A Syrian national has been sentenced to life in prison for stabbing two gay men in Dresden last year, killing one and seriously injuring his partner in an attack that prosecutors said was motivated by anti-LGBT Islamic extremist beliefs.
A Syrian national has been sentenced to life in prison for stabbing two gay men in Dresden last year.
Federal prosecutors had said the stabbings were motivated by anti-LGBT Islamic extremist beliefs.
The 21-year-old attacker, identified only as Abdullah A. H. H., had previously been convicted for trying to recruit support for the Islamic State organisation.
On October 4, he attacked the couple as they were visiting the centre of Dresden, killing one man and seriously injuring his partner.
Prosecutors say the man had used kitchen knives to attack the two men, aged 53 and 55, from behind because they were holding hands and he believed they were a gay couple, which he considered to be a "grave sin".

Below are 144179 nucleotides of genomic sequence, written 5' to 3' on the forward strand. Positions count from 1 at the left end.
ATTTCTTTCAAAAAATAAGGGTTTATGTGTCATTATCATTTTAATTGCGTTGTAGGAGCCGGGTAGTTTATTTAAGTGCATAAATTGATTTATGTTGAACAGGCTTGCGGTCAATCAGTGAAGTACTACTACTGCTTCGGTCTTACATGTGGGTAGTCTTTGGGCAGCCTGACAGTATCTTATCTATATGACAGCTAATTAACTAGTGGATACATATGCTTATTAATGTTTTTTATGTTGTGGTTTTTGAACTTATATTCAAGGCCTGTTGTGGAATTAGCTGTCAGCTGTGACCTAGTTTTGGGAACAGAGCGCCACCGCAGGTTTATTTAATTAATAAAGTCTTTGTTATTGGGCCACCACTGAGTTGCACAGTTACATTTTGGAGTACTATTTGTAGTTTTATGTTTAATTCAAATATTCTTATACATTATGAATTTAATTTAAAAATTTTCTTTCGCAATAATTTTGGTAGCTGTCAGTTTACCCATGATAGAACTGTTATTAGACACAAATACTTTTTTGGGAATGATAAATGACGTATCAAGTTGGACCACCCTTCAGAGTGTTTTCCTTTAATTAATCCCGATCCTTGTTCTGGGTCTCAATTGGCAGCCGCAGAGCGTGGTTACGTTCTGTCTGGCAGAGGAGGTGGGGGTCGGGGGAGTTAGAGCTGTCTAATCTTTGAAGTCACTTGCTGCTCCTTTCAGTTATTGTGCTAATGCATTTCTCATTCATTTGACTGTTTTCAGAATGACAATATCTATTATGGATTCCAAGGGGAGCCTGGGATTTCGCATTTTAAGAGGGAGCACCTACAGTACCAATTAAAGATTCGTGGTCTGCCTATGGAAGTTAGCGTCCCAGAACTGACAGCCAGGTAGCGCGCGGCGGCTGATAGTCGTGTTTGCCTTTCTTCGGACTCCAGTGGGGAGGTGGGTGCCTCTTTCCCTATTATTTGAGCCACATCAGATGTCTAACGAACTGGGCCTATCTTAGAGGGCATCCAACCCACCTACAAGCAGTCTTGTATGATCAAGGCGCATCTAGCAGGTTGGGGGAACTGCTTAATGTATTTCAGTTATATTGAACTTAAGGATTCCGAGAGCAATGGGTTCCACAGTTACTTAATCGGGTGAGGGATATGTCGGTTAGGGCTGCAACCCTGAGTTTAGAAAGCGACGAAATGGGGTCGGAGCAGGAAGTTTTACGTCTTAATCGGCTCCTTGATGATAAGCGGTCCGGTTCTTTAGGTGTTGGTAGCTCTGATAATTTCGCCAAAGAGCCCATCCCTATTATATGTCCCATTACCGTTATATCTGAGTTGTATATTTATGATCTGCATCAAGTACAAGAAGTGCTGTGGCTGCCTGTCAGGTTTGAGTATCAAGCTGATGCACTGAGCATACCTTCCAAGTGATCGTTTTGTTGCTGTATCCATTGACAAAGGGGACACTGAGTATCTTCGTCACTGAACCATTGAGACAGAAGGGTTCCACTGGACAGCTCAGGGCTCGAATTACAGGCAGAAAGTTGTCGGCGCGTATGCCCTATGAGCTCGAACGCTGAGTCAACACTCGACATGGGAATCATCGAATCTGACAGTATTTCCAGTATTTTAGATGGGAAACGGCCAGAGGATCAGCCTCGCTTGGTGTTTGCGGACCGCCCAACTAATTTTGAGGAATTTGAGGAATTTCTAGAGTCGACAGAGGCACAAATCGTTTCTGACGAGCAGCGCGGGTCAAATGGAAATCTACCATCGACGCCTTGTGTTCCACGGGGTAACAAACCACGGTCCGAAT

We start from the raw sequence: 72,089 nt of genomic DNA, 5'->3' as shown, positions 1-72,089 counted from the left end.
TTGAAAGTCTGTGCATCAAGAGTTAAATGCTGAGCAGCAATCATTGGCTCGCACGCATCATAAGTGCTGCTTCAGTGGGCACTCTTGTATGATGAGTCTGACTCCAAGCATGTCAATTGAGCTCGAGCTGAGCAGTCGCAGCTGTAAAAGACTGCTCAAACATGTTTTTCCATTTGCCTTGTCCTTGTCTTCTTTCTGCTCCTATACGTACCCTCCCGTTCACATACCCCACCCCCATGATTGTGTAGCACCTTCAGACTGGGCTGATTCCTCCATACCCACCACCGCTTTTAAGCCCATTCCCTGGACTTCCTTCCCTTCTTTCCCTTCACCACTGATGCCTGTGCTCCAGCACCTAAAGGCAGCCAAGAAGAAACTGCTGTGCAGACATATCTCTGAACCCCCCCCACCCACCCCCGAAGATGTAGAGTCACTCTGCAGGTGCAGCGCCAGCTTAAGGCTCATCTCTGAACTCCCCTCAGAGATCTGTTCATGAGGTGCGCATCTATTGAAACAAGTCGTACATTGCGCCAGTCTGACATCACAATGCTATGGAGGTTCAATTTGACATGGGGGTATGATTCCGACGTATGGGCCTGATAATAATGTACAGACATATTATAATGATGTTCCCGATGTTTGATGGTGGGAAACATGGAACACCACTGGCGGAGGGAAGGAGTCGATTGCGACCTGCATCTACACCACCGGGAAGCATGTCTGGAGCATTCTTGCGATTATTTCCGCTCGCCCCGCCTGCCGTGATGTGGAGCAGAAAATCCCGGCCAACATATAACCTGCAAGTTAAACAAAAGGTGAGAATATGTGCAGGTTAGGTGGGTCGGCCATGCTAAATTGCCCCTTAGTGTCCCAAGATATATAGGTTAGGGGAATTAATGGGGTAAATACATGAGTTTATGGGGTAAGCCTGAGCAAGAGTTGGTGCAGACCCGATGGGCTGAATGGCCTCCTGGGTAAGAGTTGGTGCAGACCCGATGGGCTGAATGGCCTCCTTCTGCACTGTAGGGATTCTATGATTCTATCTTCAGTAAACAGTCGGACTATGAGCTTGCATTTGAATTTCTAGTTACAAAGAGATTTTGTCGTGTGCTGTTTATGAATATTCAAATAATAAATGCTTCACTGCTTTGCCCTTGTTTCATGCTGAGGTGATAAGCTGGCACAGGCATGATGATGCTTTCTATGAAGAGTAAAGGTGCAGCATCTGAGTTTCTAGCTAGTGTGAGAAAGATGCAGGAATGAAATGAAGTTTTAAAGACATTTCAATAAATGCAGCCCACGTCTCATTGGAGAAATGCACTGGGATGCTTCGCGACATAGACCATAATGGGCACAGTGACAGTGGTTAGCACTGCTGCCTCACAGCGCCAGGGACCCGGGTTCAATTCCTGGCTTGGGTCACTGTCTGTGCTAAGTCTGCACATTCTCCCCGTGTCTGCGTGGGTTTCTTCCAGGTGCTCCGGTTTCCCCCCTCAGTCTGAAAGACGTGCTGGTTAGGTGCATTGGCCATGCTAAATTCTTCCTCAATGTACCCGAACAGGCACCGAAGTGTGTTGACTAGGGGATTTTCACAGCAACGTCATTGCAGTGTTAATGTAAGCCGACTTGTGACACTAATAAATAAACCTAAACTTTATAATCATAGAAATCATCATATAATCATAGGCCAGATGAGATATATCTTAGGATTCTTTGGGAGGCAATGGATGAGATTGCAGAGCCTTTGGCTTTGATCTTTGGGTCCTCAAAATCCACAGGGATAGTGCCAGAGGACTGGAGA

He was arrested by the authorities almost three weeks after the attack.
On Friday, the man was found guilty of murder, attempted murder and dangerous bodily harm by Dresden state court and given the maximum sentence.
Judges ruled that the suspect bears particularly severe guilt, which effectively means he won’t be released after 15 years, as is common in Germany.
The defendant, a native of Aleppo who came to Germany as a refugee in 2015, had been released from prison a month before the attack after serving a three-year juvenile sentence for promoting the extremist Islamic State group and attacking a prison guard.
Intelligence services in Saxon have been criticised for failing to monitor the 21-year-old after his release. The attacker's refugee status has also been revoked.